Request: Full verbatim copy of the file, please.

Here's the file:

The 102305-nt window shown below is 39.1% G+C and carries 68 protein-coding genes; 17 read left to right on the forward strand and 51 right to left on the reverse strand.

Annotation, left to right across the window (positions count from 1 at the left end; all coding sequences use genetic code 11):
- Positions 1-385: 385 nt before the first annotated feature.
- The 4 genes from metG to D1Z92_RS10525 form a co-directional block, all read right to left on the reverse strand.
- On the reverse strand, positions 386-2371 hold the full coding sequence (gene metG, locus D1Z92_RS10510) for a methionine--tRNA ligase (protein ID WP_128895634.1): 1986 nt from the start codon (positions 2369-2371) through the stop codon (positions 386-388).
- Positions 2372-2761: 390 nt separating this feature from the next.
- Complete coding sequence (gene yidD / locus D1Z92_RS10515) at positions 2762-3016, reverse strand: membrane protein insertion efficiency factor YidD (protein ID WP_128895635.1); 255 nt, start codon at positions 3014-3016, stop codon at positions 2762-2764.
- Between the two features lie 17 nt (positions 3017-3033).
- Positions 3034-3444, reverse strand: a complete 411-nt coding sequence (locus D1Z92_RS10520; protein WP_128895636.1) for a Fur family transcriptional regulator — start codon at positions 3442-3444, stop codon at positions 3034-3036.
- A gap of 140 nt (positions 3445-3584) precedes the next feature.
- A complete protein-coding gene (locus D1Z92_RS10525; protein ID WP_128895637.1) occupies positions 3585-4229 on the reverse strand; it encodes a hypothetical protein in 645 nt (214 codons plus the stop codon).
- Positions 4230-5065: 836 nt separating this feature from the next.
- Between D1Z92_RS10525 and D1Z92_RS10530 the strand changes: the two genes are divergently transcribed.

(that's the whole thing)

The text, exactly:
The 102305-nt window shown below is 39.1% G+C and carries 68 protein-coding genes; 17 read left to right on the forward strand and 51 right to left on the reverse strand.

Annotation, left to right across the window (positions count from 1 at the left end; all coding sequences use genetic code 11):
- Positions 1-385: 385 nt before the first annotated feature.
- The 4 genes from metG to D1Z92_RS10525 form a co-directional block, all read right to left on the reverse strand.
- On the reverse strand, positions 386-2371 hold the full coding sequence (gene metG, locus D1Z92_RS10510) for a methionine--tRNA ligase (protein ID WP_128895634.1): 1986 nt from the start codon (positions 2369-2371) through the stop codon (positions 386-388).
- Positions 2372-2761: 390 nt separating this feature from the next.
- Complete coding sequence (gene yidD / locus D1Z92_RS10515) at positions 2762-3016, reverse strand: membrane protein insertion efficiency factor YidD (protein ID WP_128895635.1); 255 nt, start codon at positions 3014-3016, stop codon at positions 2762-2764.
- Between the two features lie 17 nt (positions 3017-3033).
- Positions 3034-3444, reverse strand: a complete 411-nt coding sequence (locus D1Z92_RS10520; protein WP_128895636.1) for a Fur family transcriptional regulator — start codon at positions 3442-3444, stop codon at positions 3034-3036.
- A gap of 140 nt (positions 3445-3584) precedes the next feature.
- A complete protein-coding gene (locus D1Z92_RS10525; protein ID WP_128895637.1) occupies positions 3585-4229 on the reverse strand; it encodes a hypothetical protein in 645 nt (214 codons plus the stop codon).
- Positions 4230-5065: 836 nt separating this feature from the next.
- Between D1Z92_RS10525 and D1Z92_RS10530 the strand changes: the two genes are divergently transcribed.